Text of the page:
A weapon of mass destruction refers to a radiological, nuclear, biological, chemical, or any other weapon that can cause significant harm as well as kill numerous individuals and also cause great damage to infrastructures, the biosphere, or the natural structures.
In recent times, the Lok Sabha passed the Weapons of mass destruction & their Delivery Systems (Prohibition of Unlawful Activities) Amendment Bill unanimously. The main objective of this bill is to provide against the financing of proliferation of WMD’s and their delivery systems in compliance with India’s international obligations. As per the objective of the Bill, the need to amend the Bill arises from the expanded scope of regulations related to proliferation of WMD’S by the international organizations and the fact that UNSC has targeted financial sanctions and recommendations of FATF have mandated against financing of WMD’s and their delivery systems.
It is to be noted that this amendment comes after the periodic review undertaken by UNSCR 1540 to track the success of its implementation and the identification of possible gaps in its enforcement. In the year 2016, the committee noted that the proliferation risk to non-state actors is increasing due to rapid advancements in science and technology as well as in international commerce. The objective of the amendment Bill in India echoes the crux of this review. By this amendment, two major gaps are being addressed. First to demand tighter control on the financing of WMD activities and second expanding the scope of the legislation so as to make it inclusive of the technologies in the current world scenario. The amended legislation includes many developments in drone technology and unauthorized works in biomedical labs that could be used for malicious purposes.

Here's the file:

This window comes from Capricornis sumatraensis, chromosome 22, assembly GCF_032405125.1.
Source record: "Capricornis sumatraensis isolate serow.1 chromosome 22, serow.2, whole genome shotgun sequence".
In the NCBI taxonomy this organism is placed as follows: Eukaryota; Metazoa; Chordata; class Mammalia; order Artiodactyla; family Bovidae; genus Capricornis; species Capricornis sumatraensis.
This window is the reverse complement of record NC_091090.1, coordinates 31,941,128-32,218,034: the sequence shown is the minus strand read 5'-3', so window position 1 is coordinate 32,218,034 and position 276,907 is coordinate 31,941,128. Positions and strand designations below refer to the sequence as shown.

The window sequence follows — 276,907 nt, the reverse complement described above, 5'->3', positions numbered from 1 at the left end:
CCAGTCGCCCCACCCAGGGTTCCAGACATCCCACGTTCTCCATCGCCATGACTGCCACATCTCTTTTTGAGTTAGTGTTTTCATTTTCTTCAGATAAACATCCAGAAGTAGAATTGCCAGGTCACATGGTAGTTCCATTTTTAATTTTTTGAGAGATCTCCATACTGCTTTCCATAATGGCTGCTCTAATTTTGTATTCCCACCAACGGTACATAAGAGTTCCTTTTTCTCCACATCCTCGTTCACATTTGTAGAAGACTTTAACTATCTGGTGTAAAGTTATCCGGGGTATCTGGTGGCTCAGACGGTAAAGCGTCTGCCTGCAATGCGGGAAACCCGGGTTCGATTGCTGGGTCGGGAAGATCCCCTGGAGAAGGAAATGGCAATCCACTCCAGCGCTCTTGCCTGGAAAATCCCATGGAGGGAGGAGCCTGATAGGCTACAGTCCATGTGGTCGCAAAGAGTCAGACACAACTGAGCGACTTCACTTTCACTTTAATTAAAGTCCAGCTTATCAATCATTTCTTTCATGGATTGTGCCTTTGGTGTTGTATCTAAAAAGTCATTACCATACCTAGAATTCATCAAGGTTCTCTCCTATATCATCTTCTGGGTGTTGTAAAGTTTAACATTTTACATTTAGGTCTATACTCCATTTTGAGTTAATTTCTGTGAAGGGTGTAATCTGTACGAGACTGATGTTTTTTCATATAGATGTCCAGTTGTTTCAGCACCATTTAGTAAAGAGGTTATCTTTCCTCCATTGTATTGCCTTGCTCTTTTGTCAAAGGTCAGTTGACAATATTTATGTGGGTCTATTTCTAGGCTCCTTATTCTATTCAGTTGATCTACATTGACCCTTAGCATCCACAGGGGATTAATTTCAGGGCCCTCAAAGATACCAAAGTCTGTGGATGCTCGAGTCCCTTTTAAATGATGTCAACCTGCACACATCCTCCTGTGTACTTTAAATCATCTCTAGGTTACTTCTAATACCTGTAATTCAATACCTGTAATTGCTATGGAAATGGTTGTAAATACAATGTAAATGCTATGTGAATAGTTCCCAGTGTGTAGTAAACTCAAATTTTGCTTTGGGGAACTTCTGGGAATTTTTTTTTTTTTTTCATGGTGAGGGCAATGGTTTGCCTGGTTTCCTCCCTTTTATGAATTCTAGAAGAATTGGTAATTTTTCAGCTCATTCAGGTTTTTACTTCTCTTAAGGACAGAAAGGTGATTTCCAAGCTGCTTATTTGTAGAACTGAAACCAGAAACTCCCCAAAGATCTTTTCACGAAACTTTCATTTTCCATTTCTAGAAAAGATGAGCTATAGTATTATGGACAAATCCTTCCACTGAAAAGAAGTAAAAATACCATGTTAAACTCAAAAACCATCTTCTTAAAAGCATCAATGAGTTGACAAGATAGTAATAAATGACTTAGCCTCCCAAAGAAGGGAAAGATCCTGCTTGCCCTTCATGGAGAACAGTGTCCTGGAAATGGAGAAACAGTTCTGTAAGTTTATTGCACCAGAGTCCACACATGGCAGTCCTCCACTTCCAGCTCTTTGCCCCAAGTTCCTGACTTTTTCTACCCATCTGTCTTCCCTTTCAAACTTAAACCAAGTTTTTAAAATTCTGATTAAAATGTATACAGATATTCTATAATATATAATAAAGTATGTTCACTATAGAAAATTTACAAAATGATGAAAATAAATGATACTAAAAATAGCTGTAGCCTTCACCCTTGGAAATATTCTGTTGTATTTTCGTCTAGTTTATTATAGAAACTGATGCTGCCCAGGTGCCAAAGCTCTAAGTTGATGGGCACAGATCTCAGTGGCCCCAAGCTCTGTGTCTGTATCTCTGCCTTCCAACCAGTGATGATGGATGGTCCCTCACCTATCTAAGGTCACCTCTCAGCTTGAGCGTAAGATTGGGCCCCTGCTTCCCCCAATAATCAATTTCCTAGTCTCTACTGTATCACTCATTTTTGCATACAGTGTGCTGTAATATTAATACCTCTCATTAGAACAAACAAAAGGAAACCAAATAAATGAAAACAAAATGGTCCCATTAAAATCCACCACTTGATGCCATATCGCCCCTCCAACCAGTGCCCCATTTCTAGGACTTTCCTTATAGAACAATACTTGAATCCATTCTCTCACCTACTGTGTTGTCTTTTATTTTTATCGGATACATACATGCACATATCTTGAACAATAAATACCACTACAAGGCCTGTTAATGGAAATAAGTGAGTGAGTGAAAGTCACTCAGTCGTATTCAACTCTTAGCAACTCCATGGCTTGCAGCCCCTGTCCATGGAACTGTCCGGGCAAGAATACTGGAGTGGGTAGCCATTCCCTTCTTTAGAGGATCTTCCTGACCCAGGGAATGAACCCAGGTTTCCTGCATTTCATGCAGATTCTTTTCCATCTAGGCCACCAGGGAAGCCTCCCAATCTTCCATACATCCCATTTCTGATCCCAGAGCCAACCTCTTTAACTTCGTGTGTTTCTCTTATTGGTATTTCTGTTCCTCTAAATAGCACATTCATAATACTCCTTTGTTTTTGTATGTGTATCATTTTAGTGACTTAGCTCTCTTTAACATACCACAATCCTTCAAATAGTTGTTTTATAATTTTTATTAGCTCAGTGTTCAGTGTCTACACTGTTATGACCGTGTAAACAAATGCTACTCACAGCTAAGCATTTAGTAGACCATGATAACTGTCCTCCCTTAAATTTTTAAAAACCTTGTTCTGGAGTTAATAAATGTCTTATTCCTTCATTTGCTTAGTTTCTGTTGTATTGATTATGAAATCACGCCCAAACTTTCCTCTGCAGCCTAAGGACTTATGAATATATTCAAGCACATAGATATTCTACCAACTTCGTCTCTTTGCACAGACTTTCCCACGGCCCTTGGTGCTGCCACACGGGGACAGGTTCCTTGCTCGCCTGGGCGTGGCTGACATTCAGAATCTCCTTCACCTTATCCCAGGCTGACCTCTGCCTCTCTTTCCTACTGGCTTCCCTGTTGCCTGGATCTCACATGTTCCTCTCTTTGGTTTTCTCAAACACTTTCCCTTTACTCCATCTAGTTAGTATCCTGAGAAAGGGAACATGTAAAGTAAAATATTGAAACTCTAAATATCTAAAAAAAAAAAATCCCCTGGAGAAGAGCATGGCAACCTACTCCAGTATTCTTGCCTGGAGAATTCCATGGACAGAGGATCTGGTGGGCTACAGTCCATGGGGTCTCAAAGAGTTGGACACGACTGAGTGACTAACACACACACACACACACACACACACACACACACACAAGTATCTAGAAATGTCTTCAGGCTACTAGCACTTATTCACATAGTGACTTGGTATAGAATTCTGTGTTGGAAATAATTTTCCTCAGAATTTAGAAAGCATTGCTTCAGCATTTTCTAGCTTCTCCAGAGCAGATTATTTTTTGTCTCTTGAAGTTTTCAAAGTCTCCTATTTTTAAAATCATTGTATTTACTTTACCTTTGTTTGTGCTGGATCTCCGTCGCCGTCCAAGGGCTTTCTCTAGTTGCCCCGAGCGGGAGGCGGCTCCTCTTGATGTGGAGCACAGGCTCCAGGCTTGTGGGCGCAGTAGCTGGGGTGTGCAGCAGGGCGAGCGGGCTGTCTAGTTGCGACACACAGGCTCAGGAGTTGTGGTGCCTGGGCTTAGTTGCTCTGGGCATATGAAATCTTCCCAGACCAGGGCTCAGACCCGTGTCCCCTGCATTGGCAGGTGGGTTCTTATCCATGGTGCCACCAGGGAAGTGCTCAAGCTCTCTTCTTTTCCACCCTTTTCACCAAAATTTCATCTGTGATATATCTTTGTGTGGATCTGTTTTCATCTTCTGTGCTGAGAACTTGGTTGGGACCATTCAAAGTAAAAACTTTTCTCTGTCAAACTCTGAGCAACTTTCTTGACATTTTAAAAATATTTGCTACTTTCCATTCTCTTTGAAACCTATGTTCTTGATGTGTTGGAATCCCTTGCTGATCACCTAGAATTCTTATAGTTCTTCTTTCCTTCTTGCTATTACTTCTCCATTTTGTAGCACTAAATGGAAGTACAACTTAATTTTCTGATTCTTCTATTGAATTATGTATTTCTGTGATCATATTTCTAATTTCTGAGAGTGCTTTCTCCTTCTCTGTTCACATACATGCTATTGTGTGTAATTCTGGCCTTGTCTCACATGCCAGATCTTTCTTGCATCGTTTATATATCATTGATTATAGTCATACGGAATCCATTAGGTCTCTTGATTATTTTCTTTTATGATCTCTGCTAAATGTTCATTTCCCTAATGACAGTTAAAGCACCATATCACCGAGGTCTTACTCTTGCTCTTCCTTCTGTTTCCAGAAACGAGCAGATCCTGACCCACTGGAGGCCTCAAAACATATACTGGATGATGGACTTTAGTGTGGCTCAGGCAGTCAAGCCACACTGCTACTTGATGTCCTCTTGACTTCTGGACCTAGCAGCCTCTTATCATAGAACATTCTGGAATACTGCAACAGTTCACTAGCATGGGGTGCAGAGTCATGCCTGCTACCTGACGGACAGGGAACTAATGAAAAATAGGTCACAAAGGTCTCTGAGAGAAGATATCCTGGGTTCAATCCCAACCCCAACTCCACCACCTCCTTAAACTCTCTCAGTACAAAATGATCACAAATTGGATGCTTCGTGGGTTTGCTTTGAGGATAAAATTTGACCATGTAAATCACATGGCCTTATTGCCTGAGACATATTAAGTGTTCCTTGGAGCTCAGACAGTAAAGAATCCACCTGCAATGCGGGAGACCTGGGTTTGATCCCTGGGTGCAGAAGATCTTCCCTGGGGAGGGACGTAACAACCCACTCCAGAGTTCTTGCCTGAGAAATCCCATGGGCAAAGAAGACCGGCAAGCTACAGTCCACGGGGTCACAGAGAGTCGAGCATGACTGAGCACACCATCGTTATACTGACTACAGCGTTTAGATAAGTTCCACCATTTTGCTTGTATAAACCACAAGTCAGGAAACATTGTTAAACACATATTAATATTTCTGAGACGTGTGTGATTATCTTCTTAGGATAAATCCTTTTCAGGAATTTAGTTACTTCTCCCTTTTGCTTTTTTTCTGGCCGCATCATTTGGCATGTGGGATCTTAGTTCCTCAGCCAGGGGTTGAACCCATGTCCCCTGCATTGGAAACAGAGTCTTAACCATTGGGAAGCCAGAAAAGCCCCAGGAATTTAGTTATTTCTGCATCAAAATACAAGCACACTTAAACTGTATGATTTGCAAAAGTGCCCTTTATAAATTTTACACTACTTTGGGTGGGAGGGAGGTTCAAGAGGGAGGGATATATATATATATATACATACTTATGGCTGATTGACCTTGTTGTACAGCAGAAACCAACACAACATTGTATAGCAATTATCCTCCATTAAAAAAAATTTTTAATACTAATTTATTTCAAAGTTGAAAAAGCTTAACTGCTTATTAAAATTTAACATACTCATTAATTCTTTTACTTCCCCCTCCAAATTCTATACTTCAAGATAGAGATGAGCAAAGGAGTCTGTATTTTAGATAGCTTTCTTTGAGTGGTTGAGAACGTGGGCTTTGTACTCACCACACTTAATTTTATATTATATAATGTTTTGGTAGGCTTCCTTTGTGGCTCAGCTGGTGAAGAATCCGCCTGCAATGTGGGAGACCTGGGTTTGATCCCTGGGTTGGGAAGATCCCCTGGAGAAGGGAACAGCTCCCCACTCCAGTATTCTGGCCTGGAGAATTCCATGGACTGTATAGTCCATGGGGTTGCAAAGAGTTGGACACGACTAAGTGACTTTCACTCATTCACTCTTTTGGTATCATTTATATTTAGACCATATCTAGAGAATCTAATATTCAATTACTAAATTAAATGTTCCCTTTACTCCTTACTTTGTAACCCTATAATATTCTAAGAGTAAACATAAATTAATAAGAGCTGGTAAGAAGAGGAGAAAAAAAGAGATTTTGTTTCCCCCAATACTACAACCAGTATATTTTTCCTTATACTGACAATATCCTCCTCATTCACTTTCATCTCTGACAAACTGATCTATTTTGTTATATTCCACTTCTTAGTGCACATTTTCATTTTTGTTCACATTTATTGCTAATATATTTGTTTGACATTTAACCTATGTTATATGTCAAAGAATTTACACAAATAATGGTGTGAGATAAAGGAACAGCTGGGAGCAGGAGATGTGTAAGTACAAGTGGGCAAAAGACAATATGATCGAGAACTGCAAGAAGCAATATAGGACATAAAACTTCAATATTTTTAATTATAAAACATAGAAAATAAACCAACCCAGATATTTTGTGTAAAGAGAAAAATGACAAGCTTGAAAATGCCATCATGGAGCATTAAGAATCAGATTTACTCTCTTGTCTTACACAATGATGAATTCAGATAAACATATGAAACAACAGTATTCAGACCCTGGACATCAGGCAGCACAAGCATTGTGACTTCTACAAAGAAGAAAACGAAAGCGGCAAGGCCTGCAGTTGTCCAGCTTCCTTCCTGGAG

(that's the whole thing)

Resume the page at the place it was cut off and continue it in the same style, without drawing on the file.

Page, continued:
The current amendment was necessary so as to harmonize the existing legislation with the pre-existing legislation so that it matches the pace of the evolving threats to deter them. Amendments of these kinds cannot be afforded to remain fossilized.
In India, the WMD and its Delivery Systems (Prohibition of Unlawful Activities) Act came into being in July 2005. The main objective behind its inception was to provide a legislation on prohibition of unlawful activities pertaining to all types of WMDs, their delivery systems and materials, technology and equipment related to them.
The act also doled out punishments for contravention of these provisions which includes imprisonment for a term not less than five years (extendable to life imprisonment) with or without fines. This Act was passed to meet an international obligation enforced by UNSCR 1540 OF 2004.
Even though India is not signatory to any of the Cold War era nuclear pacts, her actions and responsible behaviors on the principles of non-proliferation are well known. Strong statutory national export control system and its commitment towards prevention of proliferation of WMD’S is applaudable. The Weapons of Mass Destruction Amendment Bill, 2022 was also essential so as to make sure that India keeps WMD security in international forefront.
This article is written by Aparna Kushwaha of Amity Law School, Noida.